Fiscal Councils; Rationale and Effectiveness
The paper discusses the effectiveness of independent fiscal institutions—or fiscal councils—in taming the deficit bias that emerged in the 1970s. After a review of the main theoretical arguments and recent trends about fiscal councils, we develop a stylized model showing how a fiscal council can effectively mitigate the deficit bias even though it has no direct lever on the conduct of fiscal policy. We show that the capacity of the fiscal council to improve the public’s understanding of the quality of fiscal policy contributes to better align voters and policymakers’ incentives and to tame the deficit bias affecting well-intended governments. After mapping the model’s key features into a broad set of criteria likely to contribute to the effectiveness of a fiscal council, we use the 2014 vintage of the IMF dataset on independent fiscal institutions to assess whether existing institutions have been built to work.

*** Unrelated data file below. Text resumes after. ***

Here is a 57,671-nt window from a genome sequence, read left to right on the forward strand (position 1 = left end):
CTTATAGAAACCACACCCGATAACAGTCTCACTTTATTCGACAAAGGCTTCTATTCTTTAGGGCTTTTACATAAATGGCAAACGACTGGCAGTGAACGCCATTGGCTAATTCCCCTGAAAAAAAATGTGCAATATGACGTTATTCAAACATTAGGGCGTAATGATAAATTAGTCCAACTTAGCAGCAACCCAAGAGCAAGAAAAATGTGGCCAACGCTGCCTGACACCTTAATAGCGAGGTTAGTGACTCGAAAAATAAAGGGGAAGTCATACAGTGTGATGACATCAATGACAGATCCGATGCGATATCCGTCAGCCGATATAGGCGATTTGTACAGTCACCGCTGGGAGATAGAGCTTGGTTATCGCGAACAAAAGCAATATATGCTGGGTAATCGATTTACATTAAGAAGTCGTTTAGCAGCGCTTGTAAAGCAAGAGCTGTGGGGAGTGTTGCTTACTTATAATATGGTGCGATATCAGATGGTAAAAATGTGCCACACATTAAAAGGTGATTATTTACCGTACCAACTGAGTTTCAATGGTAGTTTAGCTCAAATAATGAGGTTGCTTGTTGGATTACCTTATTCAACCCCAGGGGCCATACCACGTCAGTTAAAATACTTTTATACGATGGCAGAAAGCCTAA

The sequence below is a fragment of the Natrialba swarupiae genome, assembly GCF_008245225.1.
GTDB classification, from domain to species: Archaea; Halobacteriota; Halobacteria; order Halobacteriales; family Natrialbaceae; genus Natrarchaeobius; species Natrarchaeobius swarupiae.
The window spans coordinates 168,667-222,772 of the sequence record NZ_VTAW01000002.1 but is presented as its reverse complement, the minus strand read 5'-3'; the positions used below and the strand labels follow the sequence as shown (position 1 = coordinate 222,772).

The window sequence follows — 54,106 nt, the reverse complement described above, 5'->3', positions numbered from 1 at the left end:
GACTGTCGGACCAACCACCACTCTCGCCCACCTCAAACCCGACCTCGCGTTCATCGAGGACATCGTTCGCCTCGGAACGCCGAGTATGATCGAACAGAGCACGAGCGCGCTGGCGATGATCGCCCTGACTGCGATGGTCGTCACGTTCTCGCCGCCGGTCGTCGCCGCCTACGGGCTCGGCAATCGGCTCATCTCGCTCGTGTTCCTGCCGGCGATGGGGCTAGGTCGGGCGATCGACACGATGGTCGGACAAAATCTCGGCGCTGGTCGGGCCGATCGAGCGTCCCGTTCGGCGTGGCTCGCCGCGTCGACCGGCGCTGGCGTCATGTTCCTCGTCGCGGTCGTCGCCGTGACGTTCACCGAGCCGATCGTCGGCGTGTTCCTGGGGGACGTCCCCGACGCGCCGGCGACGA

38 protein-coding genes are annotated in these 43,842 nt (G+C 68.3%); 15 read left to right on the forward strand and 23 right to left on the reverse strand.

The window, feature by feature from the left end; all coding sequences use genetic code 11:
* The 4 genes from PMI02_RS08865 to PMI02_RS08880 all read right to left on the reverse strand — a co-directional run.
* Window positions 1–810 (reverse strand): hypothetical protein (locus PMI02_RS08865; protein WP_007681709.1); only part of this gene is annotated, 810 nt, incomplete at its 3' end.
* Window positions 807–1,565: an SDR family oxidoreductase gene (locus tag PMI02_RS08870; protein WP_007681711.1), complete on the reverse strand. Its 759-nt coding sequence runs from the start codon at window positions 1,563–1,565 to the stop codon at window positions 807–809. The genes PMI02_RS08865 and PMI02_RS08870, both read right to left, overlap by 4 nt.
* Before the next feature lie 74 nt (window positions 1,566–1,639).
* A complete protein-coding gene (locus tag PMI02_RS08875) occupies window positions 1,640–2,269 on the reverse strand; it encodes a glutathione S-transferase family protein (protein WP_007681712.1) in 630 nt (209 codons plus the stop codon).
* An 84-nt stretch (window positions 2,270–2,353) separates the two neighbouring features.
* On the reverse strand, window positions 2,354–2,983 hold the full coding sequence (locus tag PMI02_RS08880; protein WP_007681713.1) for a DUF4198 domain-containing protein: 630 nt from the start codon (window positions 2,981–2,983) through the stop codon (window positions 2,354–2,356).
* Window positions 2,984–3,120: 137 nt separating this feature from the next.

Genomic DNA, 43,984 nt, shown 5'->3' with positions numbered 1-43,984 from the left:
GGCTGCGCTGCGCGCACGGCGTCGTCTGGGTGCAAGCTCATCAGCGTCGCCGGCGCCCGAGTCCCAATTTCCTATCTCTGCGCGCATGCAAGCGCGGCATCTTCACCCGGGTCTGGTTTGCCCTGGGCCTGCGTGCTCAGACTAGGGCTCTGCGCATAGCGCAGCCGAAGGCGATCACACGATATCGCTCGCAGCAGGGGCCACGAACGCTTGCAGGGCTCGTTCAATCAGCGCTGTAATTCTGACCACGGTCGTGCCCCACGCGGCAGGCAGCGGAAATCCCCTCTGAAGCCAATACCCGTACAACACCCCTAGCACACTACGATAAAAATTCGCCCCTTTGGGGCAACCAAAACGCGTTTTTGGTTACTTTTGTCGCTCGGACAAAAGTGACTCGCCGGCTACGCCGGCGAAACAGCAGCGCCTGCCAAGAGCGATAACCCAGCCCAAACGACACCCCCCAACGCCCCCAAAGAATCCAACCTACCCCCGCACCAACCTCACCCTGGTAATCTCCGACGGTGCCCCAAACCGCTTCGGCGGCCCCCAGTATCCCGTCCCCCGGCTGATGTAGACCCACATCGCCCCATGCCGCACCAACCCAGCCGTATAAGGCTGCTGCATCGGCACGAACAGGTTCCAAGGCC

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References listed on IDEAS
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- Xavier Debrun & Tidiane Kinda, 2014. "Strengthening Post-Crisis Fiscal Credibility; Fiscal Councils on the Rise — A New Dataset," IMF Working Papers 14/58, International Monetary Fund. Full references (including those not matched with items on IDEAS)
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